School Esports League).(Courtesy North America Scholastic Esports Federation)
“I believe that we will win! I believe that we will win!” The raucous chants of students supporting their classmates echoed across the Esports Arena Orange County as players from rival high schools battled for the title of esports champion on April 28. Yes, esports: organized, multiplayer online video game competitions.
During the inaugural season, which ran from January to April, student teams met at their high schools and played over the internet. But the Orange County High School Esports League Finals took place in an esports arena, with teams on stage and parents and friends cheering them on.
Esports isn’t the “next big thing,” it’s the current big thing. Founded as a local league in Orange County, California, and now expanding across the country, the new North America Scholastic Esports Federation has creatively intertwined video games and education, putting schools in the unique position of encouraging students to consider video games a competitive team sport.
(Courtesy North America Scholastic Esports Federation)
This spring, hundreds of students from Orange County, California, joined their high schools’ on-campus esports clubs, with many members playing for fun and filling various club roles while others made up the clubs’ five-person competition team (some schools fielded more than one team).
“League of Legends” – an online battle arena video game developed by Riot Games – was chosen based on its popularity, appropriateness for a high school campus, and accessibility with minimal technology requirements. Other video games will be added in the future to appeal to more students.
Research demonstrates a strong alignment between competitive engagement and academic success. In a study of teens published by The MIT Press, “Hanging Out, Messing Around, and Geeking Out,” Mizuko Ito, a cultural anthropologist who is a professor in residence at the Humanities Research Institute at UCI, found the most resilient, adaptive and effective learning involves individual interest as well as social support to overcome adversity and provide recognition. The broader the choice of extracurricular activities, the more likely we are to meet diverse students’ needs and interests and get them invested in school and their own learning.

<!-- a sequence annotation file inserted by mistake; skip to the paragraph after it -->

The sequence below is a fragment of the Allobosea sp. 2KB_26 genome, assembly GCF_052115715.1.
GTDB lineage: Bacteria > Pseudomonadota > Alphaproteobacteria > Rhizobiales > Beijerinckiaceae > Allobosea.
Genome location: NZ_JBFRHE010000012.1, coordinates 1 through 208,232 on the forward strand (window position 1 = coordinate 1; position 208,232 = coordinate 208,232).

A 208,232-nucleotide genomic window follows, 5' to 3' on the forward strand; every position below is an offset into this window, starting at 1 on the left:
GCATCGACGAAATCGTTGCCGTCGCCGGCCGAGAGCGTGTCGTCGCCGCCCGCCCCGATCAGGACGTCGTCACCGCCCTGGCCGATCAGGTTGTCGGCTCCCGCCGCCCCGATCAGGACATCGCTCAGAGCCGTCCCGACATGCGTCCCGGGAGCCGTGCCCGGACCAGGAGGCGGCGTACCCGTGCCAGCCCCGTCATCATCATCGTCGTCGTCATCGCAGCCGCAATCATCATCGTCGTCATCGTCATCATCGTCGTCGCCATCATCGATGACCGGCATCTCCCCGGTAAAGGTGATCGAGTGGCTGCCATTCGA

This esports league doesn’t just give a quick nod to skills such as hand-eye coordination or team play; it has been carefully constructed with an academic framework incorporating science, technology, engineering and math (STEM), English Language Arts and social-emotional learning, as well as entrepreneurism and career technical education, or CTE.
Through the spring season, our research team at University of California—Irvine has carefully observed students, parents and coaches, and we’ve made some exciting discoveries. Already we have seen some students shift from a focus on their own individual glory to their team’s best interest, and from a reactionary stance toward their performance (“We lost and it stinks!”) to a proactive stance (“OK, that didn’t work. What can we do differently next time?”).
We’ve seen students in the clubs, on their own time, create websites for their teams and fill the pages with expository writing and promotional media. They’re digging into their gameplay data to figure out how to improve their skills and, in so doing, realizing that basic math and comparison metrics are critically useful for understanding gameplay in a whole new way. Students are learning how to manage their own emotions and attention, how to avoid “tilt” that clouds one’s judgement and deteriorates performance, how to win well and how to lose well.
Students at one school filmed and edited their own news clips for the school television station. At another, they did research and began hosting their own “lessons” to improve their game. At a third, students are learning how to replace the processors on the lab’s computers so their machines will run faster. Research findings from this first year already show that interest-driven learning in the context of esports can connect kids not only to social-emotional skills but to the standards-based content covered in class.
This fall, the federation will expand this valuable learning from an afterschool program to classroom curriculum. A second team of Orange County researchers and teachers has developed a four-year high school curriculum centered on esports. The 11th-grade English course is integrated with the marketing sector of the CTE standards and has been approved by the University of California as meeting the stringent education requirements of a college preparatory course.
A student who enrolls in this course will use esports marketing concepts to improve his or her English language, written and oral communication, and the mechanics of writing. While building on these skills, students will utilize the growing esports field as a vehicle to dive deep into the value and role of marketing both from an academic and career perspective, while acquiring critically important STEM competencies such as collaboration and problem-solving that are needed for success in the workplace.